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Statapalooza: Essential Pass Rush

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Before we break into the playoff previews, let me first say. When I was previewing the Redskins, I had time to amass tape before the game. Since the Hawks secured the 3 seed, the only Packers game I know of that's been broadcast in my area was the Bears' blowout in week 16. It's more than probable that that was an aberration, and I didn't record it. Therefore, the essential scouting portion of the following posts will be accomplished through redacting. That is, creating something new and cohesive from gathered information from various authors and commentators. When specific, I'll provide a link. A year ago, I wouldn't have any problem doing this, but the more I learn about the NFL, the more wary I am of 2nd hand information. It's amazing how much garbage is out there. So, be aware, this is almost entirely 2nd hand information. That doesn't mean it's faulty, I've developed a good eye for football BS, but I certainly wouldn't stand by it like I would that which I have seen with my own eyes. Further, whenever possible, I'll use good statistics rather than scouting, like in this following post.

Okay, with that out of the way, I think the Hawks can beat the Packers. A few essential units must play well, and the Hawks pass rush must be lights out, but the Packers are by no means the juggernaut their 13-3 record might imply. Injuries and ineffectiveness have thinned essential positions for the Pack, not least of which their right offensive line. None of the major sports websites even list a starter at right guard, though it is assumed formerly deposed second year man Daryn Colledge will reassume the spot. Perhaps more tantalizing, the man playing opposite Patrick Kerney, Mark Tauscher, accounts for 6 of the Packers' 19 sacks allowed.  Though Green Bay led the NFL in sacks allowed and adjusted sack rate, as Mike Tanier points out in this piece, it's more a product of scheme than quality blocking. So, to try and cut through the noise I developed a somewhat simple system I will now explain.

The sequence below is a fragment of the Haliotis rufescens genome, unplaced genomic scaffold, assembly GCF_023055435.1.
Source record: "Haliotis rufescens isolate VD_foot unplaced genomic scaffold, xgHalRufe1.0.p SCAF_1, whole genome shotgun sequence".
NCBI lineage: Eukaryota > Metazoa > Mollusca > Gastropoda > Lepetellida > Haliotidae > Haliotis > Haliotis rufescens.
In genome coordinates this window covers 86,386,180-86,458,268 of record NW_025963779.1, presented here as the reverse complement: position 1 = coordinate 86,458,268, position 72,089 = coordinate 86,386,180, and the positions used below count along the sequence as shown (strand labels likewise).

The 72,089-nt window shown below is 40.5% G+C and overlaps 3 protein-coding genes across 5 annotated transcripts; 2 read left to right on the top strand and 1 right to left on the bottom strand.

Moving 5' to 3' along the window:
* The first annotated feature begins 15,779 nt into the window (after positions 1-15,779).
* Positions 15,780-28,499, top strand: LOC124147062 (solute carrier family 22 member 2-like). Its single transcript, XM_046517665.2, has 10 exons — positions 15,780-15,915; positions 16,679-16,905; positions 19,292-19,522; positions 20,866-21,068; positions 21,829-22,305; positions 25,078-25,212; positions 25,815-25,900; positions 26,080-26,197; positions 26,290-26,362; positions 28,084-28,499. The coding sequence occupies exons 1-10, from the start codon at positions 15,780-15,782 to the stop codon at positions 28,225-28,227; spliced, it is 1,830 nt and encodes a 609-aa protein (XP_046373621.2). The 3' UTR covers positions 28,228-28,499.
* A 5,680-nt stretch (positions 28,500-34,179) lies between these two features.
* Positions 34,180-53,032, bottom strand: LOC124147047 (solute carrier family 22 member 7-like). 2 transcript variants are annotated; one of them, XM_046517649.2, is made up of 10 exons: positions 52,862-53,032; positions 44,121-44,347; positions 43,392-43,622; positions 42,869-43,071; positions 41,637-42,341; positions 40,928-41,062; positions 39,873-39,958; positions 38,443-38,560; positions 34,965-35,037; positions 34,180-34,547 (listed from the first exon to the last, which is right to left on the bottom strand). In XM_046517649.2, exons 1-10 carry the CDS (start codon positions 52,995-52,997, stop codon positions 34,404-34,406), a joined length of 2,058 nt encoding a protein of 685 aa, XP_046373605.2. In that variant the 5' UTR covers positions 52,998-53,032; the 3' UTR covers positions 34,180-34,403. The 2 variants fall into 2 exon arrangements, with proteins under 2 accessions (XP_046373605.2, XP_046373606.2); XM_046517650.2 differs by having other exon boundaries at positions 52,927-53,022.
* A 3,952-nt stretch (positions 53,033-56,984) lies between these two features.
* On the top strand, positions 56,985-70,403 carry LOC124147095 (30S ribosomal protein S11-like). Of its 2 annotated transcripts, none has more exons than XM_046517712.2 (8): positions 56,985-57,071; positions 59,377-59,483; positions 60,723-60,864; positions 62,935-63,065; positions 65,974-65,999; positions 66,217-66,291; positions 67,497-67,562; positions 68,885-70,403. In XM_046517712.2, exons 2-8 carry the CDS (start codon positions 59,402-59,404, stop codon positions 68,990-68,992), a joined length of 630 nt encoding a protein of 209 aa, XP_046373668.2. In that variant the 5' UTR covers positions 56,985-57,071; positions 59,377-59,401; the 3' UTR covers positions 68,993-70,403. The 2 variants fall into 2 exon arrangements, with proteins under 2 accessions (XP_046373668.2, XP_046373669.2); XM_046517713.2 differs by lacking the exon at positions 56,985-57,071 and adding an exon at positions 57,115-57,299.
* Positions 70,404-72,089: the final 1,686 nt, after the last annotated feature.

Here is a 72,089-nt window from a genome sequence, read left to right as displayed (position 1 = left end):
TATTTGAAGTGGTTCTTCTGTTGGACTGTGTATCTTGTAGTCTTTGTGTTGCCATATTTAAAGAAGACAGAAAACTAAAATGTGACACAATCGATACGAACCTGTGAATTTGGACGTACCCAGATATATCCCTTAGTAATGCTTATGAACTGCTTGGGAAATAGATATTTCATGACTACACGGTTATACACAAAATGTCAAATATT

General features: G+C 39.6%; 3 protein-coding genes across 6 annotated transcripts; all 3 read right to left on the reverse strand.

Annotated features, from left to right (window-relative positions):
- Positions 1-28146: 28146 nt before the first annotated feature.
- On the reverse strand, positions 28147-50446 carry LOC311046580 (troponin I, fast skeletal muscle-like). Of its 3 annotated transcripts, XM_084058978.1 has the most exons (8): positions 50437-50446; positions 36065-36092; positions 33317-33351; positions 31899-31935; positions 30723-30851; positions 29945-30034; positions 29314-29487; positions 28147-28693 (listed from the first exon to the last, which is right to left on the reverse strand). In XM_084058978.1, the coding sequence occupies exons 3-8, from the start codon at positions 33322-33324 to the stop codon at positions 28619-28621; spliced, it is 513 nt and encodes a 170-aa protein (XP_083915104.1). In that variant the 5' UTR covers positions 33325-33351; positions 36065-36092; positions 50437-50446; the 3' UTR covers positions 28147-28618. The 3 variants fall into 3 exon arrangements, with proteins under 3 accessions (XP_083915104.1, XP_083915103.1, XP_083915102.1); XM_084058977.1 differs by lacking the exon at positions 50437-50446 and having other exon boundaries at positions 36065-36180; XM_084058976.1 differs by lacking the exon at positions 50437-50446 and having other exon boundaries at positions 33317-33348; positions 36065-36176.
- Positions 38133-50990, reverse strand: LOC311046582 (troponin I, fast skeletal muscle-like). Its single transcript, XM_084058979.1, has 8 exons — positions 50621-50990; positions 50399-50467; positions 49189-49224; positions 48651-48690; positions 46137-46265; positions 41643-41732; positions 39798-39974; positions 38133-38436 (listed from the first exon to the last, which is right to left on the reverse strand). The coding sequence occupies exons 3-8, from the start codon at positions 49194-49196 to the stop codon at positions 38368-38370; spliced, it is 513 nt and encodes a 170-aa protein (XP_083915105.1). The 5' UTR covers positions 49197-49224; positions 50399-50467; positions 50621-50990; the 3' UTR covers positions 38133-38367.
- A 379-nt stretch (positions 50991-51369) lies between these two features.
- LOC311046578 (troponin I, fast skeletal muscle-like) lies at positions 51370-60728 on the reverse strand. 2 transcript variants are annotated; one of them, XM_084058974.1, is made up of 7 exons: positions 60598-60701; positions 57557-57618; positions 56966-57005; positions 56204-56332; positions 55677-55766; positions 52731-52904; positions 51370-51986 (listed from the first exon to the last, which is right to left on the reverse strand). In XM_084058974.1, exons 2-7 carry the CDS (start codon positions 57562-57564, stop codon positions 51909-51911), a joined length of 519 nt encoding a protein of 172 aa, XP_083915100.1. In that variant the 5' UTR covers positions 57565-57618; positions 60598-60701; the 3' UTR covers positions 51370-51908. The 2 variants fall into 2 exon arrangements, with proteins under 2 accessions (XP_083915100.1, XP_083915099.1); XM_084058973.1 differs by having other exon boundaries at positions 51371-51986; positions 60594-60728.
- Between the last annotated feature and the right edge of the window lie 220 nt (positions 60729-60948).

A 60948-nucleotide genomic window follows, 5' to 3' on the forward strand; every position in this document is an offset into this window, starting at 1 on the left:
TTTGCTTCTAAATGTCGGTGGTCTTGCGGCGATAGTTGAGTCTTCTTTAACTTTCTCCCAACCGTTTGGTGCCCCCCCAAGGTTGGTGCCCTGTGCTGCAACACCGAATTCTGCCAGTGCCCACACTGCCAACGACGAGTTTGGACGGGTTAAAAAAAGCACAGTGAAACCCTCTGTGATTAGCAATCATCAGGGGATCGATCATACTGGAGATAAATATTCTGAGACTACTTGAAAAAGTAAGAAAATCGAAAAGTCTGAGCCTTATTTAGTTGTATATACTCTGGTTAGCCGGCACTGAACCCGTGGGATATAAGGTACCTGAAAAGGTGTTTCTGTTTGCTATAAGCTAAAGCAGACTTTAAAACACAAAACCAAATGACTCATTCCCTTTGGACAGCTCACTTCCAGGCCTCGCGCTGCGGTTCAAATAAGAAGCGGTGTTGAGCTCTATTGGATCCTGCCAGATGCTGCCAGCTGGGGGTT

In Pro Football Prospectus 2007, Aaron Schatz compiled a list of every NFL team ranked by their ability to hurry a quarterback. I listed every team on the Packers schedule (twice, natch, for division foes), and then split them into two sections, teams good at hurrying quarterbacks, and teams bad at hurrying quarterbacks, 8 apiece. Good being teams in the top 16, bad being teams in the bottom 16. Because sacks and hurries do seem to be connected, I then removed any of the good teams that had fallen ten or more places in adjusted sack rate and removed any of the bad teams that had risen ten or more places in adjusted sack rate from 2006 to 2007. That removed Carolina from the good list and the New York Giants from the bad list. Here's the remaining good teams: Eagles, Cowboys, Bears, Bears, Vikings, Vikings and Chiefs. Bad: Redskins, Rams, Lions, Lions, Chargers and Broncos. The average DVOA pass defense ranking of the good teams: 14.57. Bad: 17.71. It should be noted, too, that the bad teams include the Skins when they were at their peak, pre key losses. From these lists I evaluated Favre's performance (and only Favre's) based on Adjusted Yards per Attempt as defined in The Hidden Game of Football (by Bob Carroll, Pete Palmer and John Thorn). Witness the results:

Favre against Bad "hurry" teams: 8.29 AYpA

Favre against Good "hurry" teams: 5.67 AYpA

Using this list compiled by Pro Football Prospectus, Favre v Bad would rank among the all time great quarterback performances, just hundredths of a yard worse than 1999 Kurt Warner (8.37). Favre v Good, though, is a couple ticks below league average. Kerney has a winning matchup, as does Rocky Bernard/Craig Terrill. If they, and the collected efforts of the rest of Seattle's front 7 can create consistent pressure, Seattle will have a huge step up in winning on Sunday.